Every year companies spend many millions of dollars to recruit, vet, and hire job candidates. And every year companies waste millions of dollars and countless work hours parting ways with employees who ultimately don’t work out.
Why does this happen? Because finding the right fit for a job means finding someone who also fits the culture. Both Apple and Microsoft are great places to work. But the in-house cultures are as different as the MacBook Pro and Windows 10. They’re completely different brands, and each offers a culture that appeals to a completely different brand of person. Yet at both Apple and Microsoft, their respective job descriptions for a software engineer position may read remarkably the same. It’s crazy.
Sometimes prospective employees have an impressive resume, impeccable credentials, a solid work history and interview well, but eventually turn out to be a bad fit for the job because their values, personality, or attitude are a poor cultural fit. It happens all of the time and, sadly, many times neither the interviewer nor the interviewee is to blame.
It is the job description’s fault.
It is time to stop writing job descriptions for Gen Y and Millennials that are designed for hiring people who graduated in 1990s (no hate, HRFR was founded by a Gen Xer). It’s time for businesses and companies to stop treating job descriptions like they are IKEA instructions for assembling a book shelf. Think of a job description as something that is living and breathing entity – like your spouse, a newly opened bottle of fine wine, or the beauty of a majestic eagle swooping down a steep mountainside toward a bustling river full of vibrant salmon.
Be creative. Represent not just the job but people who, collectively, constitute the culture.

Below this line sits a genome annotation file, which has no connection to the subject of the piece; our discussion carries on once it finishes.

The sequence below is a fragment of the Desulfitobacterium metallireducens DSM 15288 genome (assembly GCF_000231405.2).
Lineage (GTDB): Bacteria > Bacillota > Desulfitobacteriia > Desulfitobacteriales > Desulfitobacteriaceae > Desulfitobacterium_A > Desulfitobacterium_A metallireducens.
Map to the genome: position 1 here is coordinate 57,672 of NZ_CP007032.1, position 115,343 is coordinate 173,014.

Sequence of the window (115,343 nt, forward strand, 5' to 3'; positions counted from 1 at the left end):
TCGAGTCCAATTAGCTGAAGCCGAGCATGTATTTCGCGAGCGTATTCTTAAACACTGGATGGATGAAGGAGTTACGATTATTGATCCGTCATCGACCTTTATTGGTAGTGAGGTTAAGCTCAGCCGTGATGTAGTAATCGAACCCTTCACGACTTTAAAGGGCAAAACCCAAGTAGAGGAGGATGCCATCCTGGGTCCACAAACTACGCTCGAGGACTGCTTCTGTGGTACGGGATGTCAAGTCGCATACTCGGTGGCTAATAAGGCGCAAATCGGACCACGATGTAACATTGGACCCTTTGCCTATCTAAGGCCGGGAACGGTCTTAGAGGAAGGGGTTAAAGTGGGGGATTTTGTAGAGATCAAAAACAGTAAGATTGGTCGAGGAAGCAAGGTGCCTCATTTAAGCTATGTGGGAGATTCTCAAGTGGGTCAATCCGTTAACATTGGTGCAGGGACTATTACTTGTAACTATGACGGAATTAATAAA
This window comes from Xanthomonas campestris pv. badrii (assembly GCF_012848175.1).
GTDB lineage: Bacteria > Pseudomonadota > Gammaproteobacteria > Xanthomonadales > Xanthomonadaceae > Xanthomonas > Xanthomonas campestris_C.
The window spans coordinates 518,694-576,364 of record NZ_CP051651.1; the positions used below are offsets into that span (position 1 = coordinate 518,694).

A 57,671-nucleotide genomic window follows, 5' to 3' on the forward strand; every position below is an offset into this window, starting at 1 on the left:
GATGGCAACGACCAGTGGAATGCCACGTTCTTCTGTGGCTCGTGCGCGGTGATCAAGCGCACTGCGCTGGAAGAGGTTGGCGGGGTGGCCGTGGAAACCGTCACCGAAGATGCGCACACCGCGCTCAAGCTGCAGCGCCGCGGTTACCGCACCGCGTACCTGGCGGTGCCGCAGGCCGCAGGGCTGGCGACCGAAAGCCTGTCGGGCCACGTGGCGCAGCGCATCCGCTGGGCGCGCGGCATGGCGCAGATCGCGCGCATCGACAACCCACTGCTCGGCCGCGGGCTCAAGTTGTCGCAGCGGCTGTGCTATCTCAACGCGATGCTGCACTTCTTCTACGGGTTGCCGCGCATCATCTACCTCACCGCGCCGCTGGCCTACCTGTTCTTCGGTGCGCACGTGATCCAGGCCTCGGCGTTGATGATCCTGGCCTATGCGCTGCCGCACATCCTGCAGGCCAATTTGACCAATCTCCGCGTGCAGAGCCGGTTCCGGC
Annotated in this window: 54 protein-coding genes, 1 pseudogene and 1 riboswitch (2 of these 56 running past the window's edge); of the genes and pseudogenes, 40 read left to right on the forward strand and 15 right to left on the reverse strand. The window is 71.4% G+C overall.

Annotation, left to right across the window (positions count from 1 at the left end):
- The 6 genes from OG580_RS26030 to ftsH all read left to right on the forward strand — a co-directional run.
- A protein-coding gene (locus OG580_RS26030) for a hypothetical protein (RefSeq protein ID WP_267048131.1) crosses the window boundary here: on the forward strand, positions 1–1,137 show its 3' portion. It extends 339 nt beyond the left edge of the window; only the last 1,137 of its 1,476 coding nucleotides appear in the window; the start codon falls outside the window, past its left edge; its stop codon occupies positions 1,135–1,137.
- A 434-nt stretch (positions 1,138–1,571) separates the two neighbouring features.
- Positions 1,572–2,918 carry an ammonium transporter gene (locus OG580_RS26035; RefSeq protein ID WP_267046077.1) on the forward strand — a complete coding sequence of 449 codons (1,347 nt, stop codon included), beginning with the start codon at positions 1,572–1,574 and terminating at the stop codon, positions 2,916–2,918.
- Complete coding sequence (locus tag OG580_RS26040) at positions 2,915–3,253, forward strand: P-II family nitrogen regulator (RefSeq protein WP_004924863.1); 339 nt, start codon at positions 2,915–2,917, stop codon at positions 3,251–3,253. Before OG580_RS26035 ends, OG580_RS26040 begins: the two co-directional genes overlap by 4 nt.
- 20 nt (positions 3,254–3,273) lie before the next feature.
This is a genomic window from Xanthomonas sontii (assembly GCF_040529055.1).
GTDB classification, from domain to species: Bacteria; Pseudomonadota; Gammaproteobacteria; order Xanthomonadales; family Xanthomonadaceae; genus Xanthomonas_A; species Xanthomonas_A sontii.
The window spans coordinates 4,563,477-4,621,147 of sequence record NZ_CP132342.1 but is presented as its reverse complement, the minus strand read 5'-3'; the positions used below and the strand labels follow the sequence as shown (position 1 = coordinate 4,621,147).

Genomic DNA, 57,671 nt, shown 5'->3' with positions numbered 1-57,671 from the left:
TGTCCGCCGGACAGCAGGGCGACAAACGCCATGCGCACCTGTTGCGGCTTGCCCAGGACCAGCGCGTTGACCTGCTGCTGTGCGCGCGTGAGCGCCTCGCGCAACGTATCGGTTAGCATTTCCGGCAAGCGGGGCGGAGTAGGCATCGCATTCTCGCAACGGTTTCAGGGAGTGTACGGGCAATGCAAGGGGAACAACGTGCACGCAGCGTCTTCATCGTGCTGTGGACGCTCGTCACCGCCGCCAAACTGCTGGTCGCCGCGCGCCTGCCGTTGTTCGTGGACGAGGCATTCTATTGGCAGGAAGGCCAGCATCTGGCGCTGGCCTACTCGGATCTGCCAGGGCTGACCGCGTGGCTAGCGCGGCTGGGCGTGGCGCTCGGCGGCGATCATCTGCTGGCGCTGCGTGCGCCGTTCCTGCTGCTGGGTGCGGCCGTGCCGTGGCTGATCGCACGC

Do your job descriptions inspire potential candidates and connect with the types of people who actually align with your internal culture?
Or do your job descriptions follow bland formulas that generate 100s if not 1,000s of shallow responses that waste everyone’s valuable time and costly billable hours – or ever worse, false hires who end up costing businesses tens of thousands of dollars on separation overhead that includes unemployment insurance and the expense of finding and on-boarding their replacement? Do your job descriptions look like this?
Duties and responsibilities.
Qualifications and skills.
Sure, this information is important, but it’s the equivalent to posting your name, sex, age, and height on a dating site and expecting your future spouse to suddenly show up wearing your favorite band t-shirt with tickets to that movie you been wanting to see. That’s simply not how human relationships work. Nuance is important. So is style and sensibility. If you’re funny, be funny. If you’re mathematical, be mathematical. If you’re edgy, be edgy. Be yourself in your job descriptions, and you’ll attract the job candidates who align with your cultural priorities and emotional intelligence profile.
Want to learn more? At HRFR, we specialize in crafting compelling, engaging, and customized job descriptions that save companies valuable time and money by connecting work cultures with culturally aligned job candidates.
Email us at email@example.com for a free, insightful consultation and recommendations regarding how to improve your job descriptions to reach culturally appropriate job candidates.
If you like what we have to offer, great! Each detailed, carefully researched, and expertly crafted job description is $200, which is a small price to pay considering our unique approach to job profiles could secure that future employee who leads your business to unprecedented growth and revenue.